Haitians to leave their home country, to travel to Miami by boat - a reality
that is very familiar to my own experience. Growing up in Limbe [over 200 km
north of Port-au-Prince], on the island's north side, many young people left
for Miami on boats and we never heard from them again.
As an album, Lakay is an answer to the question that many, many people ask,
"Vox, why is Haiti the way it is, so poor or so violent?" This album explains
Haiti's history, how many times we were colonized as a nation and how
imperialism has impacted our development. Until today we are still a nation
under occupation, since the coup d'état in 2004. Both the governments in the
U.S. and Haiti never made real moves to prevent this, or made efforts to change
the social and economic conditions that force young people onto the boats.
Experiences for those Haitians that made it to North America are never the same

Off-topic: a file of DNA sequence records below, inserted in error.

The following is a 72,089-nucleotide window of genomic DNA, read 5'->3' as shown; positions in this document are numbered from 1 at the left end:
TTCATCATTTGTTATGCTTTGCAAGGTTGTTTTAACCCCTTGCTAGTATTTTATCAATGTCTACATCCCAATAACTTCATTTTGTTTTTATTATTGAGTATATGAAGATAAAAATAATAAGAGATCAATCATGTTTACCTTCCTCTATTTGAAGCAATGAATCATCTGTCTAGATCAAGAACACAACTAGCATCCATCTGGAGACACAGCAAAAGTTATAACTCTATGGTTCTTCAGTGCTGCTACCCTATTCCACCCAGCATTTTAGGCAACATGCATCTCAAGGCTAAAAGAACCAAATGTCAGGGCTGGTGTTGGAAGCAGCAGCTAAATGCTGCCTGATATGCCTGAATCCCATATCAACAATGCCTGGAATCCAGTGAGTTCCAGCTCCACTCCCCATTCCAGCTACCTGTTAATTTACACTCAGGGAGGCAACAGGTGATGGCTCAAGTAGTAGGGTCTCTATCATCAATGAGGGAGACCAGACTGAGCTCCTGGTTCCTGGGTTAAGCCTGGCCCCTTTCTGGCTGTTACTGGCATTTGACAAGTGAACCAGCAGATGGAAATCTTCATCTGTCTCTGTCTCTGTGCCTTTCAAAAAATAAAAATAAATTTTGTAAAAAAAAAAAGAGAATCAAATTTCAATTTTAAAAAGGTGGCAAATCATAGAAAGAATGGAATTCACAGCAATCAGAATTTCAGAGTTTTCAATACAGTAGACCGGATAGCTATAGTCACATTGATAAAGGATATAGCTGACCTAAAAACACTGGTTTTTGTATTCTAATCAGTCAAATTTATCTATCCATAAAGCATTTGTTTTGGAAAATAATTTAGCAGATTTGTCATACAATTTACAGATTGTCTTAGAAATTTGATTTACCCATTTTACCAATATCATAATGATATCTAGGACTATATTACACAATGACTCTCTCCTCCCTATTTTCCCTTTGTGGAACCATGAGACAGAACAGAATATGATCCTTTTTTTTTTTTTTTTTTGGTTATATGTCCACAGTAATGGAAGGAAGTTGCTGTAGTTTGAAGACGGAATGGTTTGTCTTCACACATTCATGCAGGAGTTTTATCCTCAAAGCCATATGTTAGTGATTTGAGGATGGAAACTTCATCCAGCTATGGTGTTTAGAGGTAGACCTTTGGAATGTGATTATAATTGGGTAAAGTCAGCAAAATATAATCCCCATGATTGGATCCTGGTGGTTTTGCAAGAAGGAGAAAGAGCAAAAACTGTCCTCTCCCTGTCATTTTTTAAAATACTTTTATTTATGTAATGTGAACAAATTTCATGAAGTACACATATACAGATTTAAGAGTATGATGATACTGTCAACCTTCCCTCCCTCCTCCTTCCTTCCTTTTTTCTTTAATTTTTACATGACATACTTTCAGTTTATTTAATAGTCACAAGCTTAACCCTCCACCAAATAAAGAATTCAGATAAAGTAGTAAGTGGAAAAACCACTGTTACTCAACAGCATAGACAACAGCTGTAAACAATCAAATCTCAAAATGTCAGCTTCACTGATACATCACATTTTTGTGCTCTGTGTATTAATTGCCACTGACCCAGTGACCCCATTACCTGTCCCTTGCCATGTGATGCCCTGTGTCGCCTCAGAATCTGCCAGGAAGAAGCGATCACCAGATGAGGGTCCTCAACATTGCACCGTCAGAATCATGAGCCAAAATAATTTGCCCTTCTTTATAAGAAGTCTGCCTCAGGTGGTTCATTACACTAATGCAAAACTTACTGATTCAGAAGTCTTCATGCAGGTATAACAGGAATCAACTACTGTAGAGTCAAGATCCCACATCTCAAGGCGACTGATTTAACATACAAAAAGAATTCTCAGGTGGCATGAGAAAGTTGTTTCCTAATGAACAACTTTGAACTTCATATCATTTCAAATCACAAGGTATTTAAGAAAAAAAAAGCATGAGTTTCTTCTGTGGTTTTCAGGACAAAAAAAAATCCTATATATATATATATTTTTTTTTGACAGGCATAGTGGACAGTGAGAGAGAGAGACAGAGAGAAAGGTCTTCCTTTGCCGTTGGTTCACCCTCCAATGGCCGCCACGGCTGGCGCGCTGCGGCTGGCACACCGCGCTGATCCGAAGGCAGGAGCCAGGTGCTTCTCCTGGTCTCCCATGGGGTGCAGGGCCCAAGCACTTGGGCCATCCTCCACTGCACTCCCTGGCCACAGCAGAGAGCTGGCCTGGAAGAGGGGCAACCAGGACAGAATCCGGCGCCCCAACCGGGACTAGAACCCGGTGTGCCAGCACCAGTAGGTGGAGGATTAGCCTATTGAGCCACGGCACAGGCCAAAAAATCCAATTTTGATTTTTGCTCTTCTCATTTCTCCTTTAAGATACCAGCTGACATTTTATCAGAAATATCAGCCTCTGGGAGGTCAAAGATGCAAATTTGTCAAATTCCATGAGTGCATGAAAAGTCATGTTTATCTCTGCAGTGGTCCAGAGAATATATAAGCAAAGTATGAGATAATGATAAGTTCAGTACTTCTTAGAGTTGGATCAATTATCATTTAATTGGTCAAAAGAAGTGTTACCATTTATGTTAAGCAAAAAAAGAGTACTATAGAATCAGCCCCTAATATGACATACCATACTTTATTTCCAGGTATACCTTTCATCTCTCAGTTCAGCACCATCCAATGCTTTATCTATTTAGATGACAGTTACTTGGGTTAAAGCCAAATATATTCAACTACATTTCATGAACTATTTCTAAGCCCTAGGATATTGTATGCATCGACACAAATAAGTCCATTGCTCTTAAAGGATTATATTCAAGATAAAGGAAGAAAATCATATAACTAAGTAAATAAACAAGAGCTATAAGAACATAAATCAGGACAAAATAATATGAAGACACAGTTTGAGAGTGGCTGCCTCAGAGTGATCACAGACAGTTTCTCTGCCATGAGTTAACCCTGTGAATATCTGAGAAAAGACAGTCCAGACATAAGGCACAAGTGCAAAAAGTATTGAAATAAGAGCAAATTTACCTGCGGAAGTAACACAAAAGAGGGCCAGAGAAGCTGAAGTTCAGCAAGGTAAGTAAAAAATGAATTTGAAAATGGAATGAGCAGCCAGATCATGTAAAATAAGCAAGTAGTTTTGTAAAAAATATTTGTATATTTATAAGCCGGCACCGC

as the expectations that people in Haiti [imagine] for life in the U.S. or
Lakay also features the track Article 14, that features the Narcycist from
Euphrates and also words from Noam Chomsky, who talks about how the U.S.
government under Clinton was deporting Haitian refugees back to Haiti at a time
when the country was under a violent dictator, General Raoul Cédras. At this
time, Cuban refugees were allowed to enter the U.S. quite openly, while Haitian
refugees, also trying to land in Miami, were pushed back to Haiti.
Nomadic Massive as a collective network provided much inspiration for the
album. This is my musical family and the group provided total support for the
Hour: Miami and Montreal are two centres for the Haitian diaspora - places that
thousands of Haitians have made home. I'm interested in hearing your thoughts
on the North American dream as it is imagined in Haiti and how it compares to
the reality people face upon arrival?
Vox Sambou: Haitians come to North America with a dream to make a better life